- an instance of apprehending the true nature of a thing, especially through intuitive understanding: an insight into 18th-century life.
- penetrating mental vision or discernment; faculty of seeing into inner character or underlying truth.
- an understanding of relationships that sheds light on or helps solve a problem.
- (in psychotherapy) the recognition of sources of emotional difficulty.
- an understanding of the motivational forces behind one's actions, thoughts, or behavior; self-knowledge.
Origin of insight
SynonymsSee more synonyms for on Thesaurus.com
Dictionary.com Unabridged Based on the Random House Unabridged Dictionary, © Random House, Inc. 2018
Examples from the Web for insight
He then provides some insight into his psyche - complete with Animal House reference.Huckabee 2016: Bend Over and Take It Like a Prisoner!
January 8, 2015
Their intentions may be good, but their execution and insight are lousy.Grief: The Real Monster in The Babadook
December 19, 2014
But fun and insight are not always mutually exclusive, certainly not here.The Best Nonfiction Books of 2014
December 14, 2014
He said Jacobovici and Wilson were simply the latest in a long line of people hoping to find further Biblical insight.Is ‘The Lost Gospel’ Book a Fraud?
November 12, 2014
This is absurd, and an insight to how the GOP is likely to win big on Tuesday.Why You Can’t Tell the Truth About Race
November 3, 2014
With the insight of a kindred temperament he pronounced his verdict.The Secret Agent
He is remarkable for insight to the character of all with whom he has to do.Cleveland Past and Present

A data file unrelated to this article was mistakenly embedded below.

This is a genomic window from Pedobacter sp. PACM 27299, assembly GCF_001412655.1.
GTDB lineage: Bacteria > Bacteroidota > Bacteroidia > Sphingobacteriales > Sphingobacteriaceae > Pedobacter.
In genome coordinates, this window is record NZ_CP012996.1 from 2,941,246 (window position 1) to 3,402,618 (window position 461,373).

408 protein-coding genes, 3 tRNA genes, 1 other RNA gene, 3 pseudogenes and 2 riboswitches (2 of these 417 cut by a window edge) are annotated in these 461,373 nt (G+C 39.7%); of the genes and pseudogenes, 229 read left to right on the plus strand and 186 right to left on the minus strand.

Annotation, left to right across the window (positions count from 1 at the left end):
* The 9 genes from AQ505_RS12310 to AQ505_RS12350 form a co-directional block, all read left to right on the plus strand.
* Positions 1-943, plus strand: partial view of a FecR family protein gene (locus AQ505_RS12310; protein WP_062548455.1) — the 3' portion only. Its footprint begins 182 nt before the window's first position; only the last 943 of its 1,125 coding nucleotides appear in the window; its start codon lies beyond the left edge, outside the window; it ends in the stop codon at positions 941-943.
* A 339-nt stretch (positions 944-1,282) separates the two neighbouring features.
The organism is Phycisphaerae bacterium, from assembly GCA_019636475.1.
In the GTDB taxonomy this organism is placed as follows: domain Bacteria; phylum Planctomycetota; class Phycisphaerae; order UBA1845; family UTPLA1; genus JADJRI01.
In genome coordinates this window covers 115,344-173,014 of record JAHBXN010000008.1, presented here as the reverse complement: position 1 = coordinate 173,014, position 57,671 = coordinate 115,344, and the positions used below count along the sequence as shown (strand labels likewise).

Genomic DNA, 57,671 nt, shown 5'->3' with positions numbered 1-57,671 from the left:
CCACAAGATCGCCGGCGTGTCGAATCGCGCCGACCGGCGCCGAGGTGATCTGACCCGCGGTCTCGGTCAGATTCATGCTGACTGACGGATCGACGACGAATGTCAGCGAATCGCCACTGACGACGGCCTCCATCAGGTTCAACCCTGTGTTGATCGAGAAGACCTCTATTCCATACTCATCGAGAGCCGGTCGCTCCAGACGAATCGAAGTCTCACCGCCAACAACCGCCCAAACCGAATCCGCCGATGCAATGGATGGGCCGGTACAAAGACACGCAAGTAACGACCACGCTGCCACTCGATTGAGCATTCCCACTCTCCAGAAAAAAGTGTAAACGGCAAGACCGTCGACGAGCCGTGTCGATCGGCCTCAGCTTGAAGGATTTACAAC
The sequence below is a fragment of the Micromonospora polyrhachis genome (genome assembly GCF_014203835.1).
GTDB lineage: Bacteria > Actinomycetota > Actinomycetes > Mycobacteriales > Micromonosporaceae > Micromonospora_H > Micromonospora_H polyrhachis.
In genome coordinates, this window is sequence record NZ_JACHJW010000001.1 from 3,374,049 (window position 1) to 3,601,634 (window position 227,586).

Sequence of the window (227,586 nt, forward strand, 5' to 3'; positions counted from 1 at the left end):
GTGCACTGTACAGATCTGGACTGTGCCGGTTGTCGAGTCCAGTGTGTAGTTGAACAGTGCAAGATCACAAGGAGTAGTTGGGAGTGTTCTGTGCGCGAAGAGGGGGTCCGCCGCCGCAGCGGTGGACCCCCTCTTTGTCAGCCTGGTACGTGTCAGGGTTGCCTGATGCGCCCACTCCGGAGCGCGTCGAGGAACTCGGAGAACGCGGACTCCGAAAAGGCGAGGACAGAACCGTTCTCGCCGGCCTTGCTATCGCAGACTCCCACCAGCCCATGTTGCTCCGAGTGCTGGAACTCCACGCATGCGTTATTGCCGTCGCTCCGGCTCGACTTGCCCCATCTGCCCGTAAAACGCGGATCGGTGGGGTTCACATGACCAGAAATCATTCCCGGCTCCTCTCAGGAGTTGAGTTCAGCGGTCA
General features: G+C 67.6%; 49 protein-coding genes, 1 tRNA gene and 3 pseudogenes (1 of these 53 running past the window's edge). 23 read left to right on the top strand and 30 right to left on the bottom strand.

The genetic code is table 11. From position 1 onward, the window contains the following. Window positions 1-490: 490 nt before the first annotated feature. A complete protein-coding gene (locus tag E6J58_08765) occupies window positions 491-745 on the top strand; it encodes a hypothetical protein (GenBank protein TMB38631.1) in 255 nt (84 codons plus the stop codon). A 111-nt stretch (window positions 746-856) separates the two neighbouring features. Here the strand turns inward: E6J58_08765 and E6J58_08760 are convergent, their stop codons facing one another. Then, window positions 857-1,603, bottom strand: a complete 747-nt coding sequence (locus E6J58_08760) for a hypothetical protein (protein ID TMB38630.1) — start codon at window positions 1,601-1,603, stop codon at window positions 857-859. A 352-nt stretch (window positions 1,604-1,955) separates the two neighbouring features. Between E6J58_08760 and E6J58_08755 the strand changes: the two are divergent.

But which was by nature and in fact the superior, no one with the least insight could have doubted.Heather and Snow
We forgive his insight, because there is nothing in it Pharisaical.A Writer's Recollections (In Two Volumes), Volume II
Mrs. Humphry Ward
There is a directness of aim in virtue which gives an insight into vice.The Republic
- the ability to perceive clearly or deeply; penetration
- a penetrating and often sudden understanding, as of a complex situation or problem
- the capacity for understanding one's own or another's mental processes
- the immediate understanding of the significance of an event or action
- psychiatry the ability to understand one's own problems, sometimes used to distinguish between psychotic and neurotic disorders
Collins English Dictionary - Complete & Unabridged 2012 Digital Edition © William Collins Sons & Co. Ltd. 1979, 1986 © HarperCollins Publishers 1998, 2000, 2003, 2005, 2006, 2007, 2009, 2012
Word Origin and History for insight
Online Etymology Dictionary, © 2010 Douglas Harper
- Understanding, especially an understanding of the motives and reasons behind one's actions.
The American Heritage® Stedman's Medical Dictionary Copyright © 2002, 2001, 1995 by Houghton Mifflin Company. Published by Houghton Mifflin Company.